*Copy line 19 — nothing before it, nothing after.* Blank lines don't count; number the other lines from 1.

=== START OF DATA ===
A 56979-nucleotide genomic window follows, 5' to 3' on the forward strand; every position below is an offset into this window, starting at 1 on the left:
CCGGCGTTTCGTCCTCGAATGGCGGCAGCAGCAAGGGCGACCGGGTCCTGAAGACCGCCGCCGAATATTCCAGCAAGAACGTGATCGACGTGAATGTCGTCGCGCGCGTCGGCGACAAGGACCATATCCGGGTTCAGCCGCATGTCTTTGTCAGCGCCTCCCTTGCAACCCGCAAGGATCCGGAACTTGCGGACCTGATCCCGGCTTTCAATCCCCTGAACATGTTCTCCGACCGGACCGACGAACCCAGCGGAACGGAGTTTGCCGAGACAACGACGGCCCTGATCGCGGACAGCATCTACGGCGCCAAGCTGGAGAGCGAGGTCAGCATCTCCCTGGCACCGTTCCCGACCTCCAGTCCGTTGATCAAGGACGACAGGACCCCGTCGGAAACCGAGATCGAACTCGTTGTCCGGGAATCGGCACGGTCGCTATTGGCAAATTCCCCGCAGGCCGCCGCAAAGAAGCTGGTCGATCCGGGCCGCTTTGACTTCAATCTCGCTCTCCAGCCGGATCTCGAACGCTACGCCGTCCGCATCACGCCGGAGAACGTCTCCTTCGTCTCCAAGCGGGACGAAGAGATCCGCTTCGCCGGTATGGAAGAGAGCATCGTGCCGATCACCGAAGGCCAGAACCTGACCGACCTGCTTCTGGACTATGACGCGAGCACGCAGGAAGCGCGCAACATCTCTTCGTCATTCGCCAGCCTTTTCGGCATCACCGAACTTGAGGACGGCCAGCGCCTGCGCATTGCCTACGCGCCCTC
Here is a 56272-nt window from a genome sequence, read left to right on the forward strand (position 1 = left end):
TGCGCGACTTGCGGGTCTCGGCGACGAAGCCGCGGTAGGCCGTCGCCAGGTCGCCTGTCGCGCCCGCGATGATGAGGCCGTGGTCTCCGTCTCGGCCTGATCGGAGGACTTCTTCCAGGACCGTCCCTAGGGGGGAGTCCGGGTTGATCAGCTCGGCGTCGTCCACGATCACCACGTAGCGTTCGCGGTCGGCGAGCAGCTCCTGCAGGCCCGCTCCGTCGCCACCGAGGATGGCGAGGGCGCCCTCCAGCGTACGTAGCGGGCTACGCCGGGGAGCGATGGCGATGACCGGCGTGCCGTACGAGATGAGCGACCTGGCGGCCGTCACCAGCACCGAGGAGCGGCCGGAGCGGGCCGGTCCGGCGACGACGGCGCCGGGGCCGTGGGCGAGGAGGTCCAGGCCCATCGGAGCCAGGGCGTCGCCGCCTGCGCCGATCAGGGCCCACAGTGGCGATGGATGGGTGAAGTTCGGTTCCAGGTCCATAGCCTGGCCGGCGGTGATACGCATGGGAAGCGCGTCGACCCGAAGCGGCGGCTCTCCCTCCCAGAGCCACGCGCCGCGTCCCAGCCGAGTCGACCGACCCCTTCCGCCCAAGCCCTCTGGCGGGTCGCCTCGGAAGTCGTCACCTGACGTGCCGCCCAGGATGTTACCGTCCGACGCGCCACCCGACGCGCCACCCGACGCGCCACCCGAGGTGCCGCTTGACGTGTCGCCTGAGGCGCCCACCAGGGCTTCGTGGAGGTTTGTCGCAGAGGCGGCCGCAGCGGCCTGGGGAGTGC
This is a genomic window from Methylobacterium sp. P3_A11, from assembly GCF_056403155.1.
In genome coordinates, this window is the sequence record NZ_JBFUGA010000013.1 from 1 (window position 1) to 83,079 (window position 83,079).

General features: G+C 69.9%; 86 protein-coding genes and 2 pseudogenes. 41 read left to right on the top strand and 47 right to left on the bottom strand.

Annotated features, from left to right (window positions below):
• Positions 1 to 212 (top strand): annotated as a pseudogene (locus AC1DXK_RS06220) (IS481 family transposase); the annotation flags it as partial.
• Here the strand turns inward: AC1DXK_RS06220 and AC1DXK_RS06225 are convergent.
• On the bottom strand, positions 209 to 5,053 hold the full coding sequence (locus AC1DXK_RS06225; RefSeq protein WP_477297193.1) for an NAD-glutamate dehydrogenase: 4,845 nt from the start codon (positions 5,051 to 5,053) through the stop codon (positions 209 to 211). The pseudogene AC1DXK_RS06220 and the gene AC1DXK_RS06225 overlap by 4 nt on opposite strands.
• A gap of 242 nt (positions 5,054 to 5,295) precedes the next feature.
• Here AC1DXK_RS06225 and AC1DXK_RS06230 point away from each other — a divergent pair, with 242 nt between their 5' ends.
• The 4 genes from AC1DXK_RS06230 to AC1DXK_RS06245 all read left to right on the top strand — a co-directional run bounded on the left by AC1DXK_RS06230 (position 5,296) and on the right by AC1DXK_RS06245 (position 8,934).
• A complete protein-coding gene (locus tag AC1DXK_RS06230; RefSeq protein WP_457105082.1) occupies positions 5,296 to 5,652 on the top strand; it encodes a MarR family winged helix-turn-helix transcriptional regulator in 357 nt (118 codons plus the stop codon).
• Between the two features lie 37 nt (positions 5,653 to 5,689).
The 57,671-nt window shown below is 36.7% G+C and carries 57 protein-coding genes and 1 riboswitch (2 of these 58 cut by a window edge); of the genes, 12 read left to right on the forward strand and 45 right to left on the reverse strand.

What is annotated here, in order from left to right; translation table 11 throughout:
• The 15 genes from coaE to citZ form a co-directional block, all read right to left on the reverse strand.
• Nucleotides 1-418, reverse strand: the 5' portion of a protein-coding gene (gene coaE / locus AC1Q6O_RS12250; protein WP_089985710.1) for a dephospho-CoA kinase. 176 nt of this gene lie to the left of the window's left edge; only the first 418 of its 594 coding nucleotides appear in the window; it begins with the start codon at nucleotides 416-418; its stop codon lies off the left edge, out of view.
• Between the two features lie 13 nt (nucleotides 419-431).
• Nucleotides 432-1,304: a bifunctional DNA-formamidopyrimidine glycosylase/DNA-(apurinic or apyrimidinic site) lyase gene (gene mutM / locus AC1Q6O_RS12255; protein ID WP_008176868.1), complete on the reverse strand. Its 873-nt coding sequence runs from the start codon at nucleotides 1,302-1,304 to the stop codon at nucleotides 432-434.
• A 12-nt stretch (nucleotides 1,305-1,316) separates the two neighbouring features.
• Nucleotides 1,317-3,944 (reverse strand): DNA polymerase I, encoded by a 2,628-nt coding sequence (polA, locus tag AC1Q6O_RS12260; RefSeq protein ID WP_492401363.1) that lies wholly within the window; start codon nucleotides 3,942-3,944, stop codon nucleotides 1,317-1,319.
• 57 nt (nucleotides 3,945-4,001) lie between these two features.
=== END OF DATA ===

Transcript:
• The 15 genes from coaE to citZ form a co-directional block, all read right to left on the reverse strand.